I get mine at one of the myriad of online retailers, who seem to be outside the clutches of that corporation. There's no restrictions duties or tariffs on importing eyewear in the US and the prescription sheets are technical and specific enough to be fairly language independent.

The internet disrupts consumer by consumer and product by product, not industry by industry.

Going to a brick and mortar certainly appears cost prohibitive once you get used to paying $10 for stylish fitted pairs of prescription glasses.


Airlines are definitely not an example of perfect competition. They are the number one textbook example of oligopolistic competition leading to price discrimination. A given route between two cities only has so many airlines competing. They just have a tough time surviving because airports are monopolies (except in some major metros where there is limited competition), thus can capture most of the airlines' profits.


Good goals, but we know the current market structure is light years away from perfect.

Definitely a situation where any partial progress toward clarity and openness is a big step in the right direction. The potential for cascading changes in business practices and further reveals of all the private deals and hidden costs makes it an even better value in the future.


>>What is the best answer to the "emergency care competition" that you've found?

Pay what the insurance or medicare pays, plus a capped xx% because they got a volume discount. By law hospitals have to stabilize you, can't let you die, money or no money. (I know they have been cases of trying to dump patients but...)

So you saved me, but how did you come up with the $455,000 bill? We entered into a contract without prices, so the prices should be customary. 5-10X what insurance pays isn't fair.


I meant the best answer to the "there is no competition in emergency care" objection.

Is there a current good answer to a consumer having the ability to competitively (without too much work) receive emergency care?


You could do limited supply side bidding and some of that already happens, but proximity to care matters so much that I think structuring it like all the other emergency services (such as police and fire) is probably the right way to go. Urgency is the only maximizing function.


Public utility, no competition for emergency given how it works. Nose job or breast implants are another thing. Emergency prices linked to Medicare.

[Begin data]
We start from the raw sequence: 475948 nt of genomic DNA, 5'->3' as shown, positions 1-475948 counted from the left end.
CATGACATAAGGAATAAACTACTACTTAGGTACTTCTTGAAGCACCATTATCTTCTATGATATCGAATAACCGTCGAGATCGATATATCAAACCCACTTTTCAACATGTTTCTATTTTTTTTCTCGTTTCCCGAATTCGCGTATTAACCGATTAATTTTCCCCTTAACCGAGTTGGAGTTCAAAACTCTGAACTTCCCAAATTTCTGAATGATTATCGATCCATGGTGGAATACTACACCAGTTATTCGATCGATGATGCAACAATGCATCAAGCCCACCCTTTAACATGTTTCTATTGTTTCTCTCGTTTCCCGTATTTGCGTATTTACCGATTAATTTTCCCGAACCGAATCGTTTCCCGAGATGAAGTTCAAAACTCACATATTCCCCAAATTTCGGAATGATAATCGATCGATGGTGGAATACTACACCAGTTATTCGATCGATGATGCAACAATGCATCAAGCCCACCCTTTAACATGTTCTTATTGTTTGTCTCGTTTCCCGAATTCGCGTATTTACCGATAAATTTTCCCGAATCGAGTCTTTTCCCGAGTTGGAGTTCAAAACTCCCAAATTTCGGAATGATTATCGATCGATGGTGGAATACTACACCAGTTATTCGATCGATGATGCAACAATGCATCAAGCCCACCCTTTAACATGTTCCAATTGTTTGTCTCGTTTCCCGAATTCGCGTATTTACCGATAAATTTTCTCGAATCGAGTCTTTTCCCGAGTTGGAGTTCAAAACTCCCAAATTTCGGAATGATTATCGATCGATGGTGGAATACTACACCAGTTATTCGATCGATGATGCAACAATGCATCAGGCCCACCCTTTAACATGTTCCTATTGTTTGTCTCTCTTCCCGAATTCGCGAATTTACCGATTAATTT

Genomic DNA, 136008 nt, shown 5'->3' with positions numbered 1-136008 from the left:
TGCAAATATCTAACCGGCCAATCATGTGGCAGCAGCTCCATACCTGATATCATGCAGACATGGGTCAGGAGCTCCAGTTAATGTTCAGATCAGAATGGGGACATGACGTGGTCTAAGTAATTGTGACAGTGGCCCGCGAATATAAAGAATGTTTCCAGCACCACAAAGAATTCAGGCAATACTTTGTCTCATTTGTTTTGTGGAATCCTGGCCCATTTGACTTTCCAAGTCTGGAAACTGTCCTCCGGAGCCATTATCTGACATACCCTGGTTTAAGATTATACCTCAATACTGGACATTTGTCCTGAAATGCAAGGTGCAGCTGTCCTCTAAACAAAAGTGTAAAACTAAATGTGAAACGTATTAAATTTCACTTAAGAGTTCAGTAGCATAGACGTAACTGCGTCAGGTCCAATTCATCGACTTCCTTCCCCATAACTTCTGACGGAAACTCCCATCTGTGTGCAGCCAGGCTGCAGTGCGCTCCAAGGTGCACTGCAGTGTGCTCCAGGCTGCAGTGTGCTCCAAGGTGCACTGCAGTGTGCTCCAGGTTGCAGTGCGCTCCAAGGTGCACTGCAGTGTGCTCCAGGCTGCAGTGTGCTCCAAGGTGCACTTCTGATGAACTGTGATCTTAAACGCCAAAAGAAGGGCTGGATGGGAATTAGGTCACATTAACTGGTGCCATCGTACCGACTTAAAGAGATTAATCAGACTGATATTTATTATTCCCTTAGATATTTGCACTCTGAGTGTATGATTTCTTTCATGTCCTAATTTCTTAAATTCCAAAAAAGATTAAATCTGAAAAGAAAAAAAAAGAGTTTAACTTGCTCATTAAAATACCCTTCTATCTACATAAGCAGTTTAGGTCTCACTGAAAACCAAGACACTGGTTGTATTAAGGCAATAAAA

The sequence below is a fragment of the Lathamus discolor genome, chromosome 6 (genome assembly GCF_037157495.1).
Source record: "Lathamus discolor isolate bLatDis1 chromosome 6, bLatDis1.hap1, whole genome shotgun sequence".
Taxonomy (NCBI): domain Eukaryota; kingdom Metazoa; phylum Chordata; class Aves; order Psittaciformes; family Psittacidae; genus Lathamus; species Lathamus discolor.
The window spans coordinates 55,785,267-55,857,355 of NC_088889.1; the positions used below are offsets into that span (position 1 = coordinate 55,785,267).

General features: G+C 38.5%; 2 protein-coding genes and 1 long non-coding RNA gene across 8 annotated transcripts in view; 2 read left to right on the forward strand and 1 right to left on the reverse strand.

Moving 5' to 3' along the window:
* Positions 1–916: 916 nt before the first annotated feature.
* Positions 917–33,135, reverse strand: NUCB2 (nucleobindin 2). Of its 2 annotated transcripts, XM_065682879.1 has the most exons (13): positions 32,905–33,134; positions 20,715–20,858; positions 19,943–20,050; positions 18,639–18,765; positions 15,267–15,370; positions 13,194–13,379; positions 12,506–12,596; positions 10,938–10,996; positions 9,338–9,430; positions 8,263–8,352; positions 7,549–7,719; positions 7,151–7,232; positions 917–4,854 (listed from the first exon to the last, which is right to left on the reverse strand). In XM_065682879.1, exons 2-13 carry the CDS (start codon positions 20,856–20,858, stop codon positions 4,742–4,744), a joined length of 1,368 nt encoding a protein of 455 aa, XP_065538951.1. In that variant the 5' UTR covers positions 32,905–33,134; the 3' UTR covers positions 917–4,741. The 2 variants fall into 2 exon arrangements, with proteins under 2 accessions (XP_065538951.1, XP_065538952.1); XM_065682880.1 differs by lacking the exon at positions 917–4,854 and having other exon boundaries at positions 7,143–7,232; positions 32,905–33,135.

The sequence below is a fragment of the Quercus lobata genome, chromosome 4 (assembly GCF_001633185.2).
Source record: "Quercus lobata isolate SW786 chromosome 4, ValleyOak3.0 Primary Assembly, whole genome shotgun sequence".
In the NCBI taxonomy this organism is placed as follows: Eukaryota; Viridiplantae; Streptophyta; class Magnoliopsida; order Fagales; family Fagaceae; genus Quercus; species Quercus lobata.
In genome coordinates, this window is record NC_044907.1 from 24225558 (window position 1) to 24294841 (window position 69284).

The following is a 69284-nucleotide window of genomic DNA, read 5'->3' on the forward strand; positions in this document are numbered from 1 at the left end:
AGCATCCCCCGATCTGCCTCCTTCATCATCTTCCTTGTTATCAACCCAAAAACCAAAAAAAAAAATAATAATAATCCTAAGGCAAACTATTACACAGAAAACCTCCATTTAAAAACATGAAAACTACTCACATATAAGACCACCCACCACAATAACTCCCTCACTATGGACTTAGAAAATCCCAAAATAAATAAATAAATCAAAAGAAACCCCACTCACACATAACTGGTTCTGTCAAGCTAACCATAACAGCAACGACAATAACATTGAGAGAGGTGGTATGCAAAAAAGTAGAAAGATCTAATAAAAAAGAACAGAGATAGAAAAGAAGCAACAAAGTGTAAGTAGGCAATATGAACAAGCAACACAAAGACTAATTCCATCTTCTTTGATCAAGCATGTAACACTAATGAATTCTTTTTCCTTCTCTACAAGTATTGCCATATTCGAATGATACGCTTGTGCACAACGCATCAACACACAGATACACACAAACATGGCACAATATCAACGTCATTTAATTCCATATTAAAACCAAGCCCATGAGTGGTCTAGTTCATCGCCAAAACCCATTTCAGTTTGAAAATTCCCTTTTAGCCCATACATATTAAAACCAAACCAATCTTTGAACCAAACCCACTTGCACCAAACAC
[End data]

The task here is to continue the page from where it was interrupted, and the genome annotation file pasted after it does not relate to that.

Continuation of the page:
But then, I can imagine them charging, say, $3800 to stabilize you with whatever surgery (there goes the urgency) and start billing you normally for the rest of the care. They'll make it back and then some.


I'm not sure this is the case. Since medical insurance companies are heavily regulated on margins, their primary way of making money is investing the "pool" that's used to pay out claims. The size of this pool is determined by actuaries, so it can't be increased arbitrarily. But it grows in two ways: more patients, or more required reserve per-patient. In this way, insurance companies actually benefit from higher hospital prices.


Health insurance has ridicolous margins? Whats your source?


My guess is that eventually the govt will step in and start regulating prices if providers don’t.

One interesting idea (not well thought out at all) would say that all prices need to be +\- 50% of what Medicare pays.

Medicare pays $20,000 for stent placement? Great! You can charge whatever you want up to $30,000.

A lot of effort goes into setting Medicare rates (and they are based on self reported costs across the country), so forcing providers to be in the ballpark of those might help.

It wouldn’t solve the issue, but it would eliminate those ridiculous “why do you charge $10,000 for an MRI when the clinic down the street charges $1,000?”.


> all prices need to be +\- 50% of what Medicare pays.

This is actually close to what happens with private insurers- they negotiate with a hospital to pay n-times what Medicare pays for some set of treatments.

So why does Medicare pay the least? Because they have the most patients covered of any insurance network in the US. That's a hell of a bargaining factor. More patients = cheaper prices.

The logical conclusion is to then have Medicare for all. That'll regulate all prices to be exactly what Medicare pays!


That still doesn't explain how prices of medical services in many other countries turn out several order of magnitudes smaller than commonly encountered prices in the US.


I've discussed this before, but I think there's quite a bit of funny money in hospital bills -- a 10k bill rarely actually materializes in 10k transferred across all parties involved.

Doctors bill $10k to your insurance, the insurance decides its too much, lawyers are on-hire to negotiate and take a 30% cut of the outcome, and finally 2k is paid out; the absurd bill naturally accounts for the absurd process, and I don't think anyone except the consumer ever expects 10k to really be 10k. And ofc, the insured consumer only ever pays $500 of it from his deductible.